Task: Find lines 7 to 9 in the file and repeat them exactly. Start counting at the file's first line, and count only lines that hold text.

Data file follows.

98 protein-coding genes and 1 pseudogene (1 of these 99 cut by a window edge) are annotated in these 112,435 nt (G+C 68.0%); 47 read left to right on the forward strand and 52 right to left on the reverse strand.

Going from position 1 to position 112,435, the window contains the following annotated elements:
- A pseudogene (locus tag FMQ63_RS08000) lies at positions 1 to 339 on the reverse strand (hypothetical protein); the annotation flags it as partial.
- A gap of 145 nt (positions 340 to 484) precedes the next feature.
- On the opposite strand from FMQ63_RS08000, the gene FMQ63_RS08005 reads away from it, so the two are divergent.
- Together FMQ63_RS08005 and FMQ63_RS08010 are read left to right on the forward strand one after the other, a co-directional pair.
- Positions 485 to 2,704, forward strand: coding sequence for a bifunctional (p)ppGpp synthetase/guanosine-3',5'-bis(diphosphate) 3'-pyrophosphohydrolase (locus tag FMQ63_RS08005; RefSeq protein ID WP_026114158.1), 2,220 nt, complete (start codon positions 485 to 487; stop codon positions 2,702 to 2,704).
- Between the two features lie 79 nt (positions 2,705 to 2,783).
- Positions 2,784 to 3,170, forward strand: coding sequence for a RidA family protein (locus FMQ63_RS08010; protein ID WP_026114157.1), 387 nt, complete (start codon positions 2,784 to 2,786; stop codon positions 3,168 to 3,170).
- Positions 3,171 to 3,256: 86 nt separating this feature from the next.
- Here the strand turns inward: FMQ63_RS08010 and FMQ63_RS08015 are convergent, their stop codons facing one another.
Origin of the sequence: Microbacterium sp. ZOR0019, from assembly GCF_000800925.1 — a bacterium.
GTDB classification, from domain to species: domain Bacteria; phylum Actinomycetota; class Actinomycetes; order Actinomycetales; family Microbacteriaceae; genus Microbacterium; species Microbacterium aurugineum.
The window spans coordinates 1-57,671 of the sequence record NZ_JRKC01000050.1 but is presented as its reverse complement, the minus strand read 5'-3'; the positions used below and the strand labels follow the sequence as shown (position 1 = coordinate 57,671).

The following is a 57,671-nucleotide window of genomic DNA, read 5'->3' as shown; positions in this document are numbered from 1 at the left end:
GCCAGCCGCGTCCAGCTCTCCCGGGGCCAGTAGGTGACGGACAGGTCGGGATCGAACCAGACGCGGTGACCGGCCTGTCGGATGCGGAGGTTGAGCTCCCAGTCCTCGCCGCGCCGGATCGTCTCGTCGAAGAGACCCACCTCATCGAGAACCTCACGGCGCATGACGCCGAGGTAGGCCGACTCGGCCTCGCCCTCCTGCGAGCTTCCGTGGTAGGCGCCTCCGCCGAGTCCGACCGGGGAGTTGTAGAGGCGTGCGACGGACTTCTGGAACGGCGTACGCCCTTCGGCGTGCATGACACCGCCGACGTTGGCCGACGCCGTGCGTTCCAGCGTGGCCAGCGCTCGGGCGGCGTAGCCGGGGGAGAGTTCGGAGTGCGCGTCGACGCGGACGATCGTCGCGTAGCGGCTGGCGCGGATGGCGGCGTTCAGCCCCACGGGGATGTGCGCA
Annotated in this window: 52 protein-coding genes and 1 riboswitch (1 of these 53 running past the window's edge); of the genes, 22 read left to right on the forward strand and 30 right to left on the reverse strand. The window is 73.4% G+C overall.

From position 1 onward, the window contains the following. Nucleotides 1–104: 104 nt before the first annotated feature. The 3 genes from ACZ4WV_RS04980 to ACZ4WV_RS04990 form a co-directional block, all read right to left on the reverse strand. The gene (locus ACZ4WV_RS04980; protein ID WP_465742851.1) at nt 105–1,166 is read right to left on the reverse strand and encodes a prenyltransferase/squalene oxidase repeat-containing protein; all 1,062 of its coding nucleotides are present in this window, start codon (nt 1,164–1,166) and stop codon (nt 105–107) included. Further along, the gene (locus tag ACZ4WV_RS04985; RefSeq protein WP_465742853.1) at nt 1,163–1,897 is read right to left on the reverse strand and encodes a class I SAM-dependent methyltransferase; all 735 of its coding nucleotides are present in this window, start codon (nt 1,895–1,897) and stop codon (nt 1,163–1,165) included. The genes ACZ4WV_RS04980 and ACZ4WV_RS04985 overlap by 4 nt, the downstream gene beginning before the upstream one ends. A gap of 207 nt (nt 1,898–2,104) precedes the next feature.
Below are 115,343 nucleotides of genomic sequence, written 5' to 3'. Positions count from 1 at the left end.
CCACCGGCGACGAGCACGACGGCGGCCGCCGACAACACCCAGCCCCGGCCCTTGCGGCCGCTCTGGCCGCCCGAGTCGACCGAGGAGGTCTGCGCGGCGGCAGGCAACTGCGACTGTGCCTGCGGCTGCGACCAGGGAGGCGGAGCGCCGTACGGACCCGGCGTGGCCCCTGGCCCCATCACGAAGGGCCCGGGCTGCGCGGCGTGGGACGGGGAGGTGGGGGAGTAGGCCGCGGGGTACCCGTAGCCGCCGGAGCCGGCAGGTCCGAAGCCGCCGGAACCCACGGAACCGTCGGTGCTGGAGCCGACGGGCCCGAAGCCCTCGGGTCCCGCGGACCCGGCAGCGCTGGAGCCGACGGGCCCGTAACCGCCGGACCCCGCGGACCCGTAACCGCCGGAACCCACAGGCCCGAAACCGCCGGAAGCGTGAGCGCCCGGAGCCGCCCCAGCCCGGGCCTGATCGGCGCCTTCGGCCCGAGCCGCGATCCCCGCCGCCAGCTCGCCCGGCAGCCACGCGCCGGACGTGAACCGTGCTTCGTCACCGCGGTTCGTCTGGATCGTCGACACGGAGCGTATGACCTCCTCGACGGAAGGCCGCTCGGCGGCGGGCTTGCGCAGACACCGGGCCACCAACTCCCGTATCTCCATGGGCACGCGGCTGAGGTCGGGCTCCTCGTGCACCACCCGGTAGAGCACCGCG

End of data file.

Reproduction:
- Positions 485 to 2,704, forward strand: coding sequence for a bifunctional (p)ppGpp synthetase/guanosine-3',5'-bis(diphosphate) 3'-pyrophosphohydrolase (locus tag FMQ63_RS08005; RefSeq protein ID WP_026114158.1), 2,220 nt, complete (start codon positions 485 to 487; stop codon positions 2,702 to 2,704).
- Between the two features lie 79 nt (positions 2,705 to 2,783).
- Positions 2,784 to 3,170, forward strand: coding sequence for a RidA family protein (locus FMQ63_RS08010; protein ID WP_026114157.1), 387 nt, complete (start codon positions 2,784 to 2,786; stop codon positions 3,168 to 3,170).